|Commodities||Long precious metal such as Gold, modest bullish on oil||Adding safe heaven investment to ease the volatility of portfolio and help diversification. Saudi Arabia and OPEC’s effort to seek balancing oil market||Gold should be supported by US looming deficits and market uncertainties. Middle east tension provides upside to oil|
Source: FinEX Asia Research
A lookback in financial markets
Volatility played a major role in financial market in 2018, the S&P 500 fluctuated more than2% in 16 days in 2018, the most since 2011. Even companies with good news to report have seen their stocks sold off, signalling we are amid a bear market. The stock valuations have also come down from previous highs. As the stock prices declined, the market is repricing stocks to a lower growth rate. Nevertheless, it doesn’t mean the stock prices have bottomed as the earnings estimates are expected to decline as well, as the 2019 EPS growth are being revised downwards since Q4 last year. Other than that, as the major indexes have broken the critical moving average levels in their recent fall, it typically takes some time, sometimes months, before turning up again.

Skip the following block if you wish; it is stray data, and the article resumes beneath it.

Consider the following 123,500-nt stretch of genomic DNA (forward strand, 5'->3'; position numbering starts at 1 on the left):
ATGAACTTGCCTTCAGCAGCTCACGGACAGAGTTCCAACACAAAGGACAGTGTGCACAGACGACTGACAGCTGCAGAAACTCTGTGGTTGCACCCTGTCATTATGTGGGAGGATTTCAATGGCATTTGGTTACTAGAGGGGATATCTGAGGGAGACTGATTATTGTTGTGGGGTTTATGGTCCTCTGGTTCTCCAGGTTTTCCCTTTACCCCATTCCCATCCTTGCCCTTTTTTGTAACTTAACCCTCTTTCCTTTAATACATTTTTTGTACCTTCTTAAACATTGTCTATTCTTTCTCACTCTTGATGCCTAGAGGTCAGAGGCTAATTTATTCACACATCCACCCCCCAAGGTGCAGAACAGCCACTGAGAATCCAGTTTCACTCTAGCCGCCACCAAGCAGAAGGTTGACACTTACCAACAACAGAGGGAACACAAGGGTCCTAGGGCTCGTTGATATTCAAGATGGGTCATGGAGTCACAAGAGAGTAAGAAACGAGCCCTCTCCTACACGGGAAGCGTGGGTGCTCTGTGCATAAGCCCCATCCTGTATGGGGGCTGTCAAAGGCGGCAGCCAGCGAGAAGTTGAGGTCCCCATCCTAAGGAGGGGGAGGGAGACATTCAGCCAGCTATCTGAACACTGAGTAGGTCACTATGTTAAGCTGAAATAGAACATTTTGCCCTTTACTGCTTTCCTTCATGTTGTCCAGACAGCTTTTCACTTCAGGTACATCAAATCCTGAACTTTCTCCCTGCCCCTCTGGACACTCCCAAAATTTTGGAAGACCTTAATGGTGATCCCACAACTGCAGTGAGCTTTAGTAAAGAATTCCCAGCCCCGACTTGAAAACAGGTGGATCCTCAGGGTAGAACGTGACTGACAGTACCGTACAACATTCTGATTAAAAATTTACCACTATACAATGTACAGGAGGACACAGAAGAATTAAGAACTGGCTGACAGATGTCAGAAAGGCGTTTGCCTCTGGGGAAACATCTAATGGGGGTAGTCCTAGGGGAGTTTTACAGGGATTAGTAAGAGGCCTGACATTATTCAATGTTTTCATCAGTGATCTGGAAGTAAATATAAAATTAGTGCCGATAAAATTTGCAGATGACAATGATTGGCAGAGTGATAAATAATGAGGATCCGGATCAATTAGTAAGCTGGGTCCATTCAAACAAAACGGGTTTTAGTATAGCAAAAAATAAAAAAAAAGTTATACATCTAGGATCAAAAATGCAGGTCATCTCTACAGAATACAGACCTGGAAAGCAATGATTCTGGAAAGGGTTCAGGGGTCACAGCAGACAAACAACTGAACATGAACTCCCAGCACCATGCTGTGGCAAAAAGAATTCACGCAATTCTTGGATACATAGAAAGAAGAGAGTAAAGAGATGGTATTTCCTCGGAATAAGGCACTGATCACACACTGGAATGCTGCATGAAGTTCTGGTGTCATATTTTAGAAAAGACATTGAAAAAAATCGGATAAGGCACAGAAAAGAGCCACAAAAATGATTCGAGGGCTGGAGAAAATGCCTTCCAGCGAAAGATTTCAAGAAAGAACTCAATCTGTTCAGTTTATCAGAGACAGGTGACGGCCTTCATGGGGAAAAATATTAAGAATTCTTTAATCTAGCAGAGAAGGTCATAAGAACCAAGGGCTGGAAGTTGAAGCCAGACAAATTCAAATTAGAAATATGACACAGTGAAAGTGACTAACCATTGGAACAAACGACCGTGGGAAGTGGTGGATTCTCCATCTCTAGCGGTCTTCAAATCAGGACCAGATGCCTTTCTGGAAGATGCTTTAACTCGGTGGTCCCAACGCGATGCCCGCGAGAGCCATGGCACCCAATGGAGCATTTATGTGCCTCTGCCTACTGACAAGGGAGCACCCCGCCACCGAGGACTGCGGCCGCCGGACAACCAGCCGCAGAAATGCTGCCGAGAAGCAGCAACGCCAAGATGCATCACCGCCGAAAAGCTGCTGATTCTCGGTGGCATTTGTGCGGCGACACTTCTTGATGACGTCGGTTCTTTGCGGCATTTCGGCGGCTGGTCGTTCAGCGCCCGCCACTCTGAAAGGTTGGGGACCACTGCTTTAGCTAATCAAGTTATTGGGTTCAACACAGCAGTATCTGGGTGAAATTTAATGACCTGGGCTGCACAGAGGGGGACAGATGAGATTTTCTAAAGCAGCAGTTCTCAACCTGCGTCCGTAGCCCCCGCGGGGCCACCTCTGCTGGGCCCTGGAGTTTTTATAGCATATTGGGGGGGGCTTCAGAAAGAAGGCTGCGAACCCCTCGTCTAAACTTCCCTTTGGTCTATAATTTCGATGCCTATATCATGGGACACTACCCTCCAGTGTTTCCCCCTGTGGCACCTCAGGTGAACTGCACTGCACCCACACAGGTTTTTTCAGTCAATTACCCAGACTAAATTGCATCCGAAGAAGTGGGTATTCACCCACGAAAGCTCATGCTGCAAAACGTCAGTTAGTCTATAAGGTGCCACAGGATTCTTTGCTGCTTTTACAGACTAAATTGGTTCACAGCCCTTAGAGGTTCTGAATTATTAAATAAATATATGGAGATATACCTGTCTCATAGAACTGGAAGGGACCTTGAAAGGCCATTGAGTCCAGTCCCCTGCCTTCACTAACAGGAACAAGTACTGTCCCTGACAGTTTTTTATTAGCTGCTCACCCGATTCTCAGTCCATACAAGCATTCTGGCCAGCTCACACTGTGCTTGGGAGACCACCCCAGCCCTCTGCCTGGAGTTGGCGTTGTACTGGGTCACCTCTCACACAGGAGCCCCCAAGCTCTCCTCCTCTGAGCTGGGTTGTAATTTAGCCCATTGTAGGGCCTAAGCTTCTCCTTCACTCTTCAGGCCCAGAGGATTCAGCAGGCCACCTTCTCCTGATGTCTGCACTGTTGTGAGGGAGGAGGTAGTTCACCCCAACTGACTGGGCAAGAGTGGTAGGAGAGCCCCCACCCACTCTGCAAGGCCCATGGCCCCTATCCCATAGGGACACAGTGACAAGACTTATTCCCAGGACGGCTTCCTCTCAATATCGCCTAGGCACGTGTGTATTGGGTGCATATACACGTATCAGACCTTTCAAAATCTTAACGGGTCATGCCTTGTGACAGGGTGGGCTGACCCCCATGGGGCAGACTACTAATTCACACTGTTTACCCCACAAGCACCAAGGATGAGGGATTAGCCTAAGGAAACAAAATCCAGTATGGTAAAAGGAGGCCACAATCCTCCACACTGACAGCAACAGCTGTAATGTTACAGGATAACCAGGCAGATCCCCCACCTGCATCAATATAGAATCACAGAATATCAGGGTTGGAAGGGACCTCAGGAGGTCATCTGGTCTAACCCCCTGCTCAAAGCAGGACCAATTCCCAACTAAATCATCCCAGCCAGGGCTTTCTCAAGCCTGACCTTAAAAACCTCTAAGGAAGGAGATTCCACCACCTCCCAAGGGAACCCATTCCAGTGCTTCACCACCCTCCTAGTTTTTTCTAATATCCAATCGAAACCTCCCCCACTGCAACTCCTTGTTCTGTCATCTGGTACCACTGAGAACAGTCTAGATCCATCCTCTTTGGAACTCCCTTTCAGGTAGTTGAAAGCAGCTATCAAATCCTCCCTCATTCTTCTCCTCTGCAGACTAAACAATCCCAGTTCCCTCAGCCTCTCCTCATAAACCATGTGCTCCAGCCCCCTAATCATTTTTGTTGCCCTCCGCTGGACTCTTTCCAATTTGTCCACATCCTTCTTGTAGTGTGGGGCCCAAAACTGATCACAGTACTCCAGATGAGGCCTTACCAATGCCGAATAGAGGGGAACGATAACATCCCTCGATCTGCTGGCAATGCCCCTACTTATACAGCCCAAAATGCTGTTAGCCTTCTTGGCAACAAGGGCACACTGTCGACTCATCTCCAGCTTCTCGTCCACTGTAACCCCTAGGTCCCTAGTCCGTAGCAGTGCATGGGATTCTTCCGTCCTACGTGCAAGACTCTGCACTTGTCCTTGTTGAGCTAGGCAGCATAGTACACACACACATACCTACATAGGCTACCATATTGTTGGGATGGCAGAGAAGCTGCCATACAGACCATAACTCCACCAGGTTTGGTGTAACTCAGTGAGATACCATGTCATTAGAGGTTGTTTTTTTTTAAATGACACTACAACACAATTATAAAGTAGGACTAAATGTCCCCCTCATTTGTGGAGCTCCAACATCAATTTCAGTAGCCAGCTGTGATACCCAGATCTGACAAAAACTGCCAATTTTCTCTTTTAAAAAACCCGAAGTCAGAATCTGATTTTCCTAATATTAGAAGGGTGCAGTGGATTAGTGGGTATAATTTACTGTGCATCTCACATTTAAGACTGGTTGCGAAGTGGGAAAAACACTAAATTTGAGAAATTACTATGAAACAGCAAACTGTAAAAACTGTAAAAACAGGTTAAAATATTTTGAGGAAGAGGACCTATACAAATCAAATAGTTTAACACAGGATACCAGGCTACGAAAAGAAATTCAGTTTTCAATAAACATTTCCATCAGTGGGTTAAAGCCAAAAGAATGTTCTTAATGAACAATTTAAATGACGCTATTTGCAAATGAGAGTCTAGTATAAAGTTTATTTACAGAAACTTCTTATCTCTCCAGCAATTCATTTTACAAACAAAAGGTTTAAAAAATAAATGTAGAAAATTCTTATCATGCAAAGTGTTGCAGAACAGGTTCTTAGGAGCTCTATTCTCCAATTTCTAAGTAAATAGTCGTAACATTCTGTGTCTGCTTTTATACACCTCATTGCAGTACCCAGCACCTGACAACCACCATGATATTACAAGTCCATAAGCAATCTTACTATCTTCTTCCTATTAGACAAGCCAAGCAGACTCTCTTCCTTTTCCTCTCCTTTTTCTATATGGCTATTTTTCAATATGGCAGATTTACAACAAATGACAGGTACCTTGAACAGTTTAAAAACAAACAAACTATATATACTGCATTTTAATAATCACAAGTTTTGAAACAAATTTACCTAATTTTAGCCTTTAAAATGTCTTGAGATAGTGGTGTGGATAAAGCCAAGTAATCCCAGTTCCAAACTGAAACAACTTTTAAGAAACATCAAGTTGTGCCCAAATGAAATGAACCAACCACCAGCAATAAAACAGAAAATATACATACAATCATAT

As similarly important, the US yield curve flattened in 2018, the gap between short-and long-term interest rates shrunken significantly. Over the past 30 years, when the gap between 2-year and 10-year Treasury yields turns negative, a recession follows, but it takes a period of time and certain condition. However, we do not see a recession on the horizon just yet, even though the US yield curve is close to inverting, we do not expect the credit cycle to end in 2019 and the chances remain low even for early 2020.
It was not easy for the rest of the world either, many emerging markets were pummelled in 2018, part of their pain was driven by the US Fed hiking rate for four times in 2018. Literally all the EM currencies had depreciated against the greenback. There are undoubtedly idiosyncratic factors associated with countries such as Argentina, South Africa and Turkey, yet higher US rate reverberate throughout the world.
Downside risks have risen for global growth